Wednesday, January 16, 2013

"God Is In Control!"

By Tony Harriman  • 

A time or two I've been driving and have spotted a bumper sticker stating, "God is my Co-pilot."  I guess I really never paid much serious attention to the sentiment … until a car passed me on another occasion emblazoned with the idea, "If God Is Your Co-pilot, You Should Switch Seats."  This kind of traffic banter makes us smile from time to time; but it also gets us thinking.

Many of us would like to think that God has His hand on the wheel of our lives, exercising total control.  But we're not sure who to blame when things go terribly wrong.  Was it my fault?  Did I take the wheel when I shouldn't have?  Does God not care about me anymore?  Make a stupid choice, and you have only yourself to blame.  But what about things that are out of your control?  The insurance companies are in agreement with each other regarding the calamities of the natural world.  Something bad happens and they all join the chorus: "It was an act of God," as if God happened to be pacing the floor in some celestial laboratory experimenting with the laws of physics, and, "Oops, My bad.  I'll send a crew to help you get that cleaned up."

The person who believes in God rarely finds any real assurance as to why this or that awful event made its way into the news.  And it seems to me that the expression, "God is in control," is most often settled upon when we have no reasonable solution for some terrible thing that has happened.

• A string of tornadoes hurtles across the southern states of the USA, scattering homes and lives across the countryside.  "God is in control."

• A hurricane blows in and takes out half of Louisiana.  "God is in control."

• An earthquake buries a huge portion of the Chinese population.  "God is in control." 

• Airplanes are purposely flown into our skyscrapers.  "God is in control."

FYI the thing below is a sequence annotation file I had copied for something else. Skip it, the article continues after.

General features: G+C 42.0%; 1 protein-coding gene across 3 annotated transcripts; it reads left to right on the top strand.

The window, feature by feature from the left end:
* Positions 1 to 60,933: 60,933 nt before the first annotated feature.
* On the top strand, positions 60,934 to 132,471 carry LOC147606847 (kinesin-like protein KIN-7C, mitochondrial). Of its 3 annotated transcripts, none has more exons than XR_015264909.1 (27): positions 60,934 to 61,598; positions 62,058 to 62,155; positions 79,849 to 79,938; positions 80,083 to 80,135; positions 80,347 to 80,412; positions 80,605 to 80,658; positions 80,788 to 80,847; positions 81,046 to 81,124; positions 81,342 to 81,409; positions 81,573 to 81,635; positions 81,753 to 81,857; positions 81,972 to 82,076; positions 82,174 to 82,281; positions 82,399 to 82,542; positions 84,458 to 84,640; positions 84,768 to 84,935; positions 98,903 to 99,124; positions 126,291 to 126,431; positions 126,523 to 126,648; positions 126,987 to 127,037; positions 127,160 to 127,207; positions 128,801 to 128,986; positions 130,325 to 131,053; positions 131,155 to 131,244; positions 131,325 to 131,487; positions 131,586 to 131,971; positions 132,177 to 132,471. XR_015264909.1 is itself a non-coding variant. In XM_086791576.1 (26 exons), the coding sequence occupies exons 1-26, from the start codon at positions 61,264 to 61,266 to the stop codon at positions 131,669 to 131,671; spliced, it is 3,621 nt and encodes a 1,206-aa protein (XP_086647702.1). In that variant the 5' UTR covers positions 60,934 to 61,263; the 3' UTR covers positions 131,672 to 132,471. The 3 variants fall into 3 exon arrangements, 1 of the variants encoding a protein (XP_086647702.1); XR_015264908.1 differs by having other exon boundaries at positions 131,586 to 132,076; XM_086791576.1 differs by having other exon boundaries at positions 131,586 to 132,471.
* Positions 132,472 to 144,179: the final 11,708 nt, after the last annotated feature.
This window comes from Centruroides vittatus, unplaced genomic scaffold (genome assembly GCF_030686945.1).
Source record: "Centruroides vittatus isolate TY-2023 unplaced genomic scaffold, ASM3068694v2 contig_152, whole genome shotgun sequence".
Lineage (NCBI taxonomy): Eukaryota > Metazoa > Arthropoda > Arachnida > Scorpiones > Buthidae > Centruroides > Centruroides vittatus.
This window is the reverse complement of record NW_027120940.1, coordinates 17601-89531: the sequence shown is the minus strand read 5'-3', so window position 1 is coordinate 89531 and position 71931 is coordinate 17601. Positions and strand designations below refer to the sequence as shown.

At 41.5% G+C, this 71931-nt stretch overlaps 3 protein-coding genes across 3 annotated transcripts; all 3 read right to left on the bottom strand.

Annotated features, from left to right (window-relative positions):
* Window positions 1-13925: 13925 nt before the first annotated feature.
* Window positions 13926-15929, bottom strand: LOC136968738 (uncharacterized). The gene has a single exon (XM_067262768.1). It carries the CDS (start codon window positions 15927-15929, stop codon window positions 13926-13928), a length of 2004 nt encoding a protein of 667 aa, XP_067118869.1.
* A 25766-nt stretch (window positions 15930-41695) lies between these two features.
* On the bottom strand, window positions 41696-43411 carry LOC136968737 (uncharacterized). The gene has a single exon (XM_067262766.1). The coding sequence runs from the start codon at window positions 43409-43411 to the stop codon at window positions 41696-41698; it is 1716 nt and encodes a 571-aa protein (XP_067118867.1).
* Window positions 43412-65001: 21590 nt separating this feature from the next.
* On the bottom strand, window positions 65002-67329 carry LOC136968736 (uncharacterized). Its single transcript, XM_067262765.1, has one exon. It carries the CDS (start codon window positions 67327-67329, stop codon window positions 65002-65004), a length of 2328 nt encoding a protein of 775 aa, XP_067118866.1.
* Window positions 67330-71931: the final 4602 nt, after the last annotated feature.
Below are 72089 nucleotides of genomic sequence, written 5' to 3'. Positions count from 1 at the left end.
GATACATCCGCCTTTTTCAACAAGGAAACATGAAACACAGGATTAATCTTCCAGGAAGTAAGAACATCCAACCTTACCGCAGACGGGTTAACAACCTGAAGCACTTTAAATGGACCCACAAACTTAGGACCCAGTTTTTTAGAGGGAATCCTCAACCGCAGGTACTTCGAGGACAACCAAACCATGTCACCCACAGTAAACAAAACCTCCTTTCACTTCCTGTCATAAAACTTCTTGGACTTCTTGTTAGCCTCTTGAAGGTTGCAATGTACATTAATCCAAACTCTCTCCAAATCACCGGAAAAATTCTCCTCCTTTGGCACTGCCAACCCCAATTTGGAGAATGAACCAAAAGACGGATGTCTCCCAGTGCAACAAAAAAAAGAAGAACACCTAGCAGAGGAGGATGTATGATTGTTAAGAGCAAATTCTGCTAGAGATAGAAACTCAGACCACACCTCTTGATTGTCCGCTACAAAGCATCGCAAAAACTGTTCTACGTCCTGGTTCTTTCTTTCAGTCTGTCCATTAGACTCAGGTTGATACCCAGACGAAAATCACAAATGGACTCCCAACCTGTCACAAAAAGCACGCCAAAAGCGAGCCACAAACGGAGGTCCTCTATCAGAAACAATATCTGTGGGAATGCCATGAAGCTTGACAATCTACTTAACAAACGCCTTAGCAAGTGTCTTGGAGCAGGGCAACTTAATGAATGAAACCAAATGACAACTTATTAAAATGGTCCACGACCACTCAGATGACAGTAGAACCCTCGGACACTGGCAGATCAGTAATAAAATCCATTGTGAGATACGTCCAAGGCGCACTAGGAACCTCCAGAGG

• Yet another child (an infant) is diagnosed with Leukemia, and given only months to live.  "God is in control."

• One more crazed lunatic with a gun goes on a rampage, leaving a pool of blood in his (or her) wake (thinking of the 16-year-old Los Angeles girl who didn't like Mondays).  "God is in control."

The catalog of pain goes on, and I'm sure, like me, you've assembled your own "Wish List" of things you'd like to see the back of.

Have we ever stopped long enough to actually ask ourselves … what exactly is it that we think God is in control of?  The words fall off the tongues of souls with listless eyes, staring into space as they consider the scale of the carnage with which they are surrounded.  But is God in control of the hurricane?  The earthquake?  The pilot?  The disease?  The gunman?  Or do we feel He only has control of how far the disaster may spread? What exactly is it that we feel God is in control of?  If you've never asked yourself that question, I reckon that one day you probably should.  And hopefully before you walk out of the church doors for the last time.

I have friends and loved ones who had to bury their family members long before time, and I have heard them say those very words, "God is in control."  The belief they have settled upon is that God laid their loved ones to rest, possibly to save them from something awful down the road, something that may have cost them their soul.  Well, that may indeed be the case; but I have a sense that if the will of God were to be truly exercised, the sick would not have died — but lived — all of their natural days, and the strength be given to resist the temptation that would cause them to toss in their soul as a losing wager.

When Jesus was here on the planet I expect things could have turned out very differently beside the tomb of Lazarus.  The announcement might have gone something like: "It's good that Lazarus should die like this; he was a good man and will surely come up in the resurrection of the righteous."  But that's not what Jesus said, is it?  His words were totally contrary to what the family of Lazarus was expecting.  In accordance with their belief, what they said to Jesus was, "If you had been here, this wouldn't have happened."  Sounds a little bit like the kind of blame we hear being cast around today.  "Where was God?" shouts the accusation of the newspapers.

When we try to sort out how we understand God's part in the affairs of man, we find ourselves between a rock and a hard place.  What I mean by that is this: If we say that God is in control of every aspect and choice of our lives — good and bad, we run up against the ability of man to exercise free will.  But if we say that God is in control of only the outcome, then we find ourselves supporting the doctrine of predestination, which, by the way, only a relatively small handful of human beings actually believe.  I suppose at the end of the day a lot more time should be given for the discussion of the difference between "causing" something to happen, and "allowing" something to happen.  In my book there's a big difference between pushing the runaway vehicle over the cliff, and getting out of the way, making no attempt to stop it.  Perhaps we'll talk about that some other time.